p. 46 National Strategy for Artificial Intelligence (MIB 2019)
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  p. 53
Cybersecurity 1 DK In the years to come, DKK 1.5 billion (EUR 200 million) will be invested in work by the Ministry of Defence on cyber and information security. Furthermore, six targeted strategies have been drawn up for work in the most critical sectors on cyber and information security in accordance with the principle of sector responsibility p. 30 National Strategy for Artificial Intelligence (MIB 2019)
Data Collection 1 DK Up to 2023, a large number of datasets on weather observations and forecasts will be made freely available for everyone. This will make it possible for electricity plants, for example, to develop solutions that adjust the production of electricity to wind and weather conditions, or for businesses to develop new apps for consumers. With its Health Data Programme, the government has also earmarked DKK 250 mill. to ensure better data quality and databases and to strengthen cross-sectoral cooperation on health data p. 33 National Strategy for Artificial Intelligence (MIB 2019)
Supercomputing 1 NL Ministerial departments have the opportunity to invest in AI-related research themselves. The Ministry of Health, Welfare and Sport has chosen to invest in Prevention and Big Data and this investment has been doubled by the National Science Agenda. To ensure that researchers have access to sufficient computing capacity, the Ministry of Education, Culture and Science is investing €18 million in a new national supercomputer at SURF p. 27 Strategic Action Plan for Artificial Intelligence (MEC 2019)
International representation 1 National promotion 1 MT The Maltese Government has placed the development of new emerging technological sectors such as AI as a national priority. Through, a public–private foundation tasked with promoting Malta as a leading global hub for emerging technologies, including AI, the Government will provide €1 m per annum in funding to raise the visibility of the country’s offering and promote Maltese AI businesses through various marketing activities, with participation in and sponsorship of leading global AI and tech summits in Malta and overseas p. 21 Malta the Ultimate AI launchpad: A strategy and Vision for Artificial Intelligence in Malta 2030 (PSFDI 2019)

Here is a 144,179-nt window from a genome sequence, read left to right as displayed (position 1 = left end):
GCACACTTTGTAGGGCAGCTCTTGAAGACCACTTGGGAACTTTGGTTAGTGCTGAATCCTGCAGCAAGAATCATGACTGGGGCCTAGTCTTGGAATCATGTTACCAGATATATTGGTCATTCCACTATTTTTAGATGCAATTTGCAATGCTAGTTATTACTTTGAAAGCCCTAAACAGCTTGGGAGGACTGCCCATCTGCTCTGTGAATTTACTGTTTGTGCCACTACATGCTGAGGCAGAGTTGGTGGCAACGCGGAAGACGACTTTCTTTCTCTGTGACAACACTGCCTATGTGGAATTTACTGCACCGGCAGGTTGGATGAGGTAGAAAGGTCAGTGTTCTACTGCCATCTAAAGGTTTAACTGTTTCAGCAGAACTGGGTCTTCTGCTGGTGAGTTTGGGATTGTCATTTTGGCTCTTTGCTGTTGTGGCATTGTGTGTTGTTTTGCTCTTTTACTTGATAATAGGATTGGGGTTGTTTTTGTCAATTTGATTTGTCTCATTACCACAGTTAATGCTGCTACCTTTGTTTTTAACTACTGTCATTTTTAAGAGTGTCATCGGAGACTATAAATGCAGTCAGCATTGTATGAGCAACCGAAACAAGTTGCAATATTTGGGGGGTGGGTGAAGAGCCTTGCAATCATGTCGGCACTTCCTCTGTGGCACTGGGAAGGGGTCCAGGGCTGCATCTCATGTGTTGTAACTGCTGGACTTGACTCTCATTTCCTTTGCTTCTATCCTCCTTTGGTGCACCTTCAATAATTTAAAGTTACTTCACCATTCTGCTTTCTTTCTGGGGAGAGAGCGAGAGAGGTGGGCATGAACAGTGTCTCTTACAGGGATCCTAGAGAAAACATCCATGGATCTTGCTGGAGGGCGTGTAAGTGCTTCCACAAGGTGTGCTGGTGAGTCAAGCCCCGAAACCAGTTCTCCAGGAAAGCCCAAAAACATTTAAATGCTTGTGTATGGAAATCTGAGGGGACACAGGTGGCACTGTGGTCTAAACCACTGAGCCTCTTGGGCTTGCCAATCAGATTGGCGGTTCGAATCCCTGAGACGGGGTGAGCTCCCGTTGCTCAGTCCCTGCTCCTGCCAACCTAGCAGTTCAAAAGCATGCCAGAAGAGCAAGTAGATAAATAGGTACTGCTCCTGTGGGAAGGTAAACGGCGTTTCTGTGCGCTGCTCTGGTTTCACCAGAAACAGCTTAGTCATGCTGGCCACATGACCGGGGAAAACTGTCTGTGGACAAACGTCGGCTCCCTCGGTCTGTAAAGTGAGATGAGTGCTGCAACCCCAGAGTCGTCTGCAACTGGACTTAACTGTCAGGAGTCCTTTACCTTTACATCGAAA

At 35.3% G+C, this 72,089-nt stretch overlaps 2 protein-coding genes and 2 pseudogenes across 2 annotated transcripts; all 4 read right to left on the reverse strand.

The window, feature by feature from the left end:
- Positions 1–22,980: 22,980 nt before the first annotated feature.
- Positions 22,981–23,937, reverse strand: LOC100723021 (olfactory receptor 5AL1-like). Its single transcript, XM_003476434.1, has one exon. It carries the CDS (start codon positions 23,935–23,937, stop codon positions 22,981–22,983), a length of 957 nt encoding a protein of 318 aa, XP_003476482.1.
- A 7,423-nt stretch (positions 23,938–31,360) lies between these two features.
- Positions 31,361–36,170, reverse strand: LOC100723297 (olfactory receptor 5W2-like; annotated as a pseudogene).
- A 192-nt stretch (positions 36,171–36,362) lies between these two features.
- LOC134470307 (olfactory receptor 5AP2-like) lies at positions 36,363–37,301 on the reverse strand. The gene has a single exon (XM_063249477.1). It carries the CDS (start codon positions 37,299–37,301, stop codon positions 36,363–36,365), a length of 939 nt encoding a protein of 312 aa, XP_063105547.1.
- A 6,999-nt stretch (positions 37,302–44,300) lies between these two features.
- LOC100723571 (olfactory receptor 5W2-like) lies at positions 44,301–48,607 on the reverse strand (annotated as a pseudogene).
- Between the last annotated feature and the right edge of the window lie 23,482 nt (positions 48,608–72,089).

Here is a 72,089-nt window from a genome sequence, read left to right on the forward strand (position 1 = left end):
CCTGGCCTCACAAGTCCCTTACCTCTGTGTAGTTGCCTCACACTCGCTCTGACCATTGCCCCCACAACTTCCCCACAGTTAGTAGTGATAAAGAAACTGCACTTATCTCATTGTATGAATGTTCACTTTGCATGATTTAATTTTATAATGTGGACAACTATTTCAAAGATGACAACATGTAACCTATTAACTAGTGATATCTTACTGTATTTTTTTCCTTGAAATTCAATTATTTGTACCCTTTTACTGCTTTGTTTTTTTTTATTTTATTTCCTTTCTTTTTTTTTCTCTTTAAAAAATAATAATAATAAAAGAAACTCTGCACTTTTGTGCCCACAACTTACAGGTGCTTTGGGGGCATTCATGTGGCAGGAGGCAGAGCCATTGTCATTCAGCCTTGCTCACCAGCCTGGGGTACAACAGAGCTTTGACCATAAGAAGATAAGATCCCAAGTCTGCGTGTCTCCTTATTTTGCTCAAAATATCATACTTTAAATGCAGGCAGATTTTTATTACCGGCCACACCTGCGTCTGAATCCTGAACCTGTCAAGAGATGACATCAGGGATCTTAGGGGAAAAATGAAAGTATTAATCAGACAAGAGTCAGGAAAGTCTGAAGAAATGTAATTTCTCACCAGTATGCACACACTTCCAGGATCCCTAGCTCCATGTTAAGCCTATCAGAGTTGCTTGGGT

Education 12 Employee Training 6 MT The Investing in Skills programme, co-financed through the European Social Fund (ESF), will be operational until 30 June 2023 and has a budget of €5 m to help employed people develop and increase knowledge and skills through training p. 37 Malta the Ultimate AI launchpad: A strategy and Vision for Artificial Intelligence in Malta 2030 (PSFDI 2019)
NL A scheme that will structurally make more than €200 million available in the form of individual budgets for training and development will be presented to the House of Representatives after the summer of 2019. This ‘STAP’ (Labour Market Position Stimulus) budget replaces the current tax deduction scheme for training and is accessible to everyone up to the state pension age
The Ministry of Social Affairs and Employment is developing a scheme to implement the Wiersma motion, which will structurally make €48 million a year available from 2020 to promote a learning culture in SMEs
and the Heerma motion, which will make a total of €60 million available over a period of five years to provide additional support to the agricultural, hospitality and recreation sectors in order to attract more ‘BBL’ students (students in the ‘work-based’ VET learning pathway)
With ‘MKB!dee’, the Ministry of Economic Affairs and Climate Policy is challenging SMEs to come up with ideas that will lead to more investment in the training and development of workers. While intended for all SMEs, the scheme focuses in particular on the challenges of technical SMEs and digitalisation. It relates to the broad effects of digitalisation, not to the ICT sector as such. In 2019, €7.5 million is available
The Regioal MBO Investment Fund (Regionaal Investeringsfonds mbo) scheme provides €25 million a year until 2022 for projects that improve the connection of Senior secondary vocational education (MBO) to the labour market, for example, if the profession for which they offer training changes as a result of AI
p. 31 Strategic Action Plan for Artificial Intelligence (MEC 2019)
  p. 31
  p. 31
  p. 31
  p. 32
AI Literacy for Citizens 2 DK The tripartite agreement from October 2017 put focus on creating a vocational adult education and training system that is better geared to strengthening digital competences of the entire workforce and to adapting to the changing needs of the labour market. To support this, a transition fund of DKK 95 million (EUR 12.7 million) annually was set up. In addition to the transition fund DKK 8 million (EUR 1.1 million) is allocated to additional activities p. 48 National Strategy for Artificial Intelligence (MIB 2019)